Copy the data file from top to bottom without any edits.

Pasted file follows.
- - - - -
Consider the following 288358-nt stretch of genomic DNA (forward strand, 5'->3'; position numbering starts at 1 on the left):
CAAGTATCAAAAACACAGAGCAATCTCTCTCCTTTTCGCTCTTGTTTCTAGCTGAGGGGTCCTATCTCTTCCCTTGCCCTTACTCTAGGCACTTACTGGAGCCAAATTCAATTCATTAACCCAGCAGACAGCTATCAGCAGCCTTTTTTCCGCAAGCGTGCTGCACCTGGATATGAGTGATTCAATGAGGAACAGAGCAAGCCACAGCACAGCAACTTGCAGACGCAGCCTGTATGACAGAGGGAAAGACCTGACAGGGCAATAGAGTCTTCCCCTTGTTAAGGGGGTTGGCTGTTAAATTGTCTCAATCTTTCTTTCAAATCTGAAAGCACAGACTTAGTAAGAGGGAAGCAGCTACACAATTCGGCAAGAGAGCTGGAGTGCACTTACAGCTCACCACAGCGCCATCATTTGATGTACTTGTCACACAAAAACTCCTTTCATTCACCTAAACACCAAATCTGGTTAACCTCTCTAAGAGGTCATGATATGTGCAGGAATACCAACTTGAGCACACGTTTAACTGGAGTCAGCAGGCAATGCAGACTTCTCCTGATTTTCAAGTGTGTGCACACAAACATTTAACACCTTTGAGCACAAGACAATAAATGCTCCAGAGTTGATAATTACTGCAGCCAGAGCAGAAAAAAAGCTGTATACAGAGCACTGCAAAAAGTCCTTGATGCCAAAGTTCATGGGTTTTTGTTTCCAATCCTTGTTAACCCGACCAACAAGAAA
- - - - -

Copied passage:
Consider the following 288358-nt stretch of genomic DNA (forward strand, 5'->3'; position numbering starts at 1 on the left):
CAAGTATCAAAAACACAGAGCAATCTCTCTCCTTTTCGCTCTTGTTTCTAGCTGAGGGGTCCTATCTCTTCCCTTGCCCTTACTCTAGGCACTTACTGGAGCCAAATTCAATTCATTAACCCAGCAGACAGCTATCAGCAGCCTTTTTTCCGCAAGCGTGCTGCACCTGGATATGAGTGATTCAATGAGGAACAGAGCAAGCCACAGCACAGCAACTTGCAGACGCAGCCTGTATGACAGAGGGAAAGACCTGACAGGGCAATAGAGTCTTCCCCTTGTTAAGGGGGTTGGCTGTTAAATTGTCTCAATCTTTCTTTCAAATCTGAAAGCACAGACTTAGTAAGAGGGAAGCAGCTACACAATTCGGCAAGAGAGCTGGAGTGCACTTACAGCTCACCACAGCGCCATCATTTGATGTACTTGTCACACAAAAACTCCTTTCATTCACCTAAACACCAAATCTGGTTAACCTCTCTAAGAGGTCATGATATGTGCAGGAATACCAACTTGAGCACACGTTTAACTGGAGTCAGCAGGCAATGCAGACTTCTCCTGATTTTCAAGTGTGTGCACACAAACATTTAACACCTTTGAGCACAAGACAATAAATGCTCCAGAGTTGATAATTACTGCAGCCAGAGCAGAAAAAAAGCTGTATACAGAGCACTGCAAAAAGTCCTTGATGCCAAAGTTCATGGGTTTTTGTTTCCAATCCTTGTTAACCCGACCAACAAGAAA